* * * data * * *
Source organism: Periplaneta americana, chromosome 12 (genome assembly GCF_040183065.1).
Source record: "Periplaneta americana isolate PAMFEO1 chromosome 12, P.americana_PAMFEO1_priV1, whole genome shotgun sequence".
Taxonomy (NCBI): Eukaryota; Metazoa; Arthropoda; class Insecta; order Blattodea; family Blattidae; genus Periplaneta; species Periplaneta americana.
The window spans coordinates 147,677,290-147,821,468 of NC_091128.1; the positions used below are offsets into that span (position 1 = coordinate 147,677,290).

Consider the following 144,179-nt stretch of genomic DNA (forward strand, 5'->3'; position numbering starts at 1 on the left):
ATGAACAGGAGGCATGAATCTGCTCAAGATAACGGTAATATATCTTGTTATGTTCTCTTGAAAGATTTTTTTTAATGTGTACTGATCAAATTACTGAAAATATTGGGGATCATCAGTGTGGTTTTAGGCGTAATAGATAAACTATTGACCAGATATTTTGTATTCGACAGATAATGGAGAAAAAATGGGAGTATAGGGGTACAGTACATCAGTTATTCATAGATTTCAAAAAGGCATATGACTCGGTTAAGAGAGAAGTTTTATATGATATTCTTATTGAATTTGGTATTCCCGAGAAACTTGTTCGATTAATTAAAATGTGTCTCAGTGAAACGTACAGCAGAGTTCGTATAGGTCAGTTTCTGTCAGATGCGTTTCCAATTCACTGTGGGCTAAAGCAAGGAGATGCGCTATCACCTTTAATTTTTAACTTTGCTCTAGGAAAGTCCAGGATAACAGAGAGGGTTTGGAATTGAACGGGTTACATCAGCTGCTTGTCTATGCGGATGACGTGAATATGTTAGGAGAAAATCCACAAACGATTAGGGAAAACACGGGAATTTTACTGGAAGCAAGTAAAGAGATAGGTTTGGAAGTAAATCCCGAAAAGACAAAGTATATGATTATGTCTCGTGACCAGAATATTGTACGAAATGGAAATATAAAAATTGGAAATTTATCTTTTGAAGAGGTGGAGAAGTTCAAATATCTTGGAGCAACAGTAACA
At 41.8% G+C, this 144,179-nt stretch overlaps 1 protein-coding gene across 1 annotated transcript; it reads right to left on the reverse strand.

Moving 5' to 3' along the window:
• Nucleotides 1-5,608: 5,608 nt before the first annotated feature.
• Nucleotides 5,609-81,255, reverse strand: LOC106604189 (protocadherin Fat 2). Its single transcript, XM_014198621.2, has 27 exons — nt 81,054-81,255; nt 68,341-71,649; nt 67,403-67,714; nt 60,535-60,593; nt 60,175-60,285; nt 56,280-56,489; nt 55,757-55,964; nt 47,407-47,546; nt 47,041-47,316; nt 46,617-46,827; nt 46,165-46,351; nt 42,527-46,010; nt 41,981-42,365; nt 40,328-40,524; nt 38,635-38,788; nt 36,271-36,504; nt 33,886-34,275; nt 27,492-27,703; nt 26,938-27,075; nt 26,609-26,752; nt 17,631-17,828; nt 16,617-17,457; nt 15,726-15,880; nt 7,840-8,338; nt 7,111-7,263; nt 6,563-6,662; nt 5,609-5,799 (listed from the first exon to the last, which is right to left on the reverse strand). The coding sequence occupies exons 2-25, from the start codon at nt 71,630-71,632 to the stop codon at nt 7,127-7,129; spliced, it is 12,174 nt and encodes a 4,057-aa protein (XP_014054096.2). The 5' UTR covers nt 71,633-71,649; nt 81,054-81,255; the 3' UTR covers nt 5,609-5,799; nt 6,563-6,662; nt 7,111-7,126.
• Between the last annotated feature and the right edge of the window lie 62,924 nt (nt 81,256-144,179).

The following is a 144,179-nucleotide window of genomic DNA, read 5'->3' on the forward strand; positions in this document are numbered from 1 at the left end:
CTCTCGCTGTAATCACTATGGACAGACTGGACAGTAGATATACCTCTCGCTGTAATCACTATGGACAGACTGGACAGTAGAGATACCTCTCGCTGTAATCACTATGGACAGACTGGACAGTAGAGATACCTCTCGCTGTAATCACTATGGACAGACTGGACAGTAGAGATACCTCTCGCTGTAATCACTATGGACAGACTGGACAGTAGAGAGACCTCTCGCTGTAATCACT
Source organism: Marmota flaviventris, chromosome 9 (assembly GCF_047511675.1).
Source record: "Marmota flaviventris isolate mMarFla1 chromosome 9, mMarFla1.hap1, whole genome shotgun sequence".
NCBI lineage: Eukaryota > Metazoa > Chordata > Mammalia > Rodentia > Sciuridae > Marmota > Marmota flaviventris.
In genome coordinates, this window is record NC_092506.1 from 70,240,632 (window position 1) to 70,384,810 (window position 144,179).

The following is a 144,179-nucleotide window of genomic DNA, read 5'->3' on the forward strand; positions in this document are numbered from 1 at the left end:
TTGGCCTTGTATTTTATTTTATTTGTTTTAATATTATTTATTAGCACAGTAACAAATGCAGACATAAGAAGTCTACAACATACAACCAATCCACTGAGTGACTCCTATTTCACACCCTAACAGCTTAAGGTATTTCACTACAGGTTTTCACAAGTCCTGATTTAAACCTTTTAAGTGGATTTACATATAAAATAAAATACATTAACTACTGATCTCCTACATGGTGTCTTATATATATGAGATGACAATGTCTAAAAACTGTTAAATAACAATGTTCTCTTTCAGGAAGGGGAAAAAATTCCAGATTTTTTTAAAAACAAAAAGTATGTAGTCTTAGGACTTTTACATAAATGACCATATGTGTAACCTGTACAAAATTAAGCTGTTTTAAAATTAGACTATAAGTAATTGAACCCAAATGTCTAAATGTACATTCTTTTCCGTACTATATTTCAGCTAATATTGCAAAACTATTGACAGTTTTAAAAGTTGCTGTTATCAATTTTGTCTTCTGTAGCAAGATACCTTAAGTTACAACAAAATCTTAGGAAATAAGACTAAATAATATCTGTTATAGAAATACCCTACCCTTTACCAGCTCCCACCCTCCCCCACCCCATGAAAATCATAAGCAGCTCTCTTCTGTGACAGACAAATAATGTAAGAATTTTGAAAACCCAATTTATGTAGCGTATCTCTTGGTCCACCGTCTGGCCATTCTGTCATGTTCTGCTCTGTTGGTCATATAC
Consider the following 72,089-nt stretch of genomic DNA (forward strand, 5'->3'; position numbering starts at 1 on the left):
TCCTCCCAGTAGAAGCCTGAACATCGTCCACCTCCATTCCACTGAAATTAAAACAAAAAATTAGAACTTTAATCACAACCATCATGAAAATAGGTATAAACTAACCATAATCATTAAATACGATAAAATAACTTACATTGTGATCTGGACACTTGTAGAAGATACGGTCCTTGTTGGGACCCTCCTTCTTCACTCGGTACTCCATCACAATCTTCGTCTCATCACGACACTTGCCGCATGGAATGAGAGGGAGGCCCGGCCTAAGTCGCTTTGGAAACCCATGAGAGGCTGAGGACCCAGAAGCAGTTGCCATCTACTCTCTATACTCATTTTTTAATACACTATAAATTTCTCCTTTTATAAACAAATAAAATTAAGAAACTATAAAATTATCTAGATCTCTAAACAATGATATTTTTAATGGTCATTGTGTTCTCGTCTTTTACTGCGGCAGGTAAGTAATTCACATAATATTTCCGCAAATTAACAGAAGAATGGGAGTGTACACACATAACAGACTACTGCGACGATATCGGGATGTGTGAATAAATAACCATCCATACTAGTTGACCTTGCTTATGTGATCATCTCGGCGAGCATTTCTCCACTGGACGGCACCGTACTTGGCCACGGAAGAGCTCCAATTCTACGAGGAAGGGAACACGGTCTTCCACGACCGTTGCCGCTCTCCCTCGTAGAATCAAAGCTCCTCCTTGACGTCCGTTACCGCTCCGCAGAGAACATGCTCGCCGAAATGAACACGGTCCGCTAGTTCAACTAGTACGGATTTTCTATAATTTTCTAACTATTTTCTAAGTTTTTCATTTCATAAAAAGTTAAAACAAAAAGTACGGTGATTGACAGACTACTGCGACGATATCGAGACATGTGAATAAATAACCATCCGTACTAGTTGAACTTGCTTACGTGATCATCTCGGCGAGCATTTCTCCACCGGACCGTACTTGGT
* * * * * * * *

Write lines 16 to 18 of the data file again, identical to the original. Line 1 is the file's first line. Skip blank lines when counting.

NCBI lineage: Eukaryota > Metazoa > Chordata > Mammalia > Rodentia > Sciuridae > Marmota > Marmota flaviventris.
In genome coordinates, this window is record NC_092506.1 from 70,240,632 (window position 1) to 70,384,810 (window position 144,179).

The following is a 144,179-nucleotide window of genomic DNA, read 5'->3' on the forward strand; positions in this document are numbered from 1 at the left end: